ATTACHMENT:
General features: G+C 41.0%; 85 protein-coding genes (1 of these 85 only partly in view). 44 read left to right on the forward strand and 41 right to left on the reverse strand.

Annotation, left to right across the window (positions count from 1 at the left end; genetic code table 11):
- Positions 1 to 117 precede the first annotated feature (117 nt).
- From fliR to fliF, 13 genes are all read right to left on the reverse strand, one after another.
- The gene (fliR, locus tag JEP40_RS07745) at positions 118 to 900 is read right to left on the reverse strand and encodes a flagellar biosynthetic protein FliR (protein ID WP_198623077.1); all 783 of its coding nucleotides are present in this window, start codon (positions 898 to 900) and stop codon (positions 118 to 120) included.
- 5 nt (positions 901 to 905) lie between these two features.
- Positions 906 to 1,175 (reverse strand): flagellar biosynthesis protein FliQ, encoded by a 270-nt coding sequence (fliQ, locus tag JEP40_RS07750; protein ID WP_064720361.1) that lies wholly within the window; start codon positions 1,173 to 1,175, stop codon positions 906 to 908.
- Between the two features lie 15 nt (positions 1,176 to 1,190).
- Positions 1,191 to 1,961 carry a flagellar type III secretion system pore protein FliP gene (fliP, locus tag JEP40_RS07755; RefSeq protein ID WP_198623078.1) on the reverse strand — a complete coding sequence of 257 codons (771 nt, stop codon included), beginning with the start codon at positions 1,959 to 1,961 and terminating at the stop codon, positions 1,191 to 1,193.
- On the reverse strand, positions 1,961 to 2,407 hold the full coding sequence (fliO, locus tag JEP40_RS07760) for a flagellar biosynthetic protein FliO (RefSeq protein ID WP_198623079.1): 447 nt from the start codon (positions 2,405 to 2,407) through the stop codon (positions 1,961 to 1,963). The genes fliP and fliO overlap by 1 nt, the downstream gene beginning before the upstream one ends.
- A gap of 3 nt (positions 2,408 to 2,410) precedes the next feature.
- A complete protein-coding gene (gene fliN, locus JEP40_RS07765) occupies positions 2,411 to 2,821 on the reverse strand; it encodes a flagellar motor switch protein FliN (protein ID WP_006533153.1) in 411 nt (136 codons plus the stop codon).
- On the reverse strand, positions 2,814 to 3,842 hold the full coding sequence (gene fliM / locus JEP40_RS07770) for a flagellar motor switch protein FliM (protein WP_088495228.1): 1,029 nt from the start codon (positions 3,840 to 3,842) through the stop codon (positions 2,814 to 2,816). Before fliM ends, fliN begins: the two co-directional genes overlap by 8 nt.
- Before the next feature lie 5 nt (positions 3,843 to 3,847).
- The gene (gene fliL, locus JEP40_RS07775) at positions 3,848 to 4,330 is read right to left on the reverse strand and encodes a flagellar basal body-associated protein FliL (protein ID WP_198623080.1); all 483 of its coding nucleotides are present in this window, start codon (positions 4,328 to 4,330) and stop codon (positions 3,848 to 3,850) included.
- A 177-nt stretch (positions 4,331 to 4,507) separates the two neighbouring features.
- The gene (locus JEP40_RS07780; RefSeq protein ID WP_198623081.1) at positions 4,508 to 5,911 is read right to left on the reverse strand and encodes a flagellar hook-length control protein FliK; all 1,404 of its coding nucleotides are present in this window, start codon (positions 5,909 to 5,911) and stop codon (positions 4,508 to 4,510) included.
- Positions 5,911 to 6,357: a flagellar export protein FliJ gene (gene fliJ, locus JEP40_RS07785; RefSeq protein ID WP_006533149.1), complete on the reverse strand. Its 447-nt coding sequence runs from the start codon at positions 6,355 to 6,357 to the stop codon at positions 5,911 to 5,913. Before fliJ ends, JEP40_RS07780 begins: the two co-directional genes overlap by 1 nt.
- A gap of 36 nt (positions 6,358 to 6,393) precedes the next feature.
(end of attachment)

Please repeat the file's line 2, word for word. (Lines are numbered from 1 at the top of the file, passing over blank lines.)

Annotation, left to right across the window (positions count from 1 at the left end; genetic code table 11):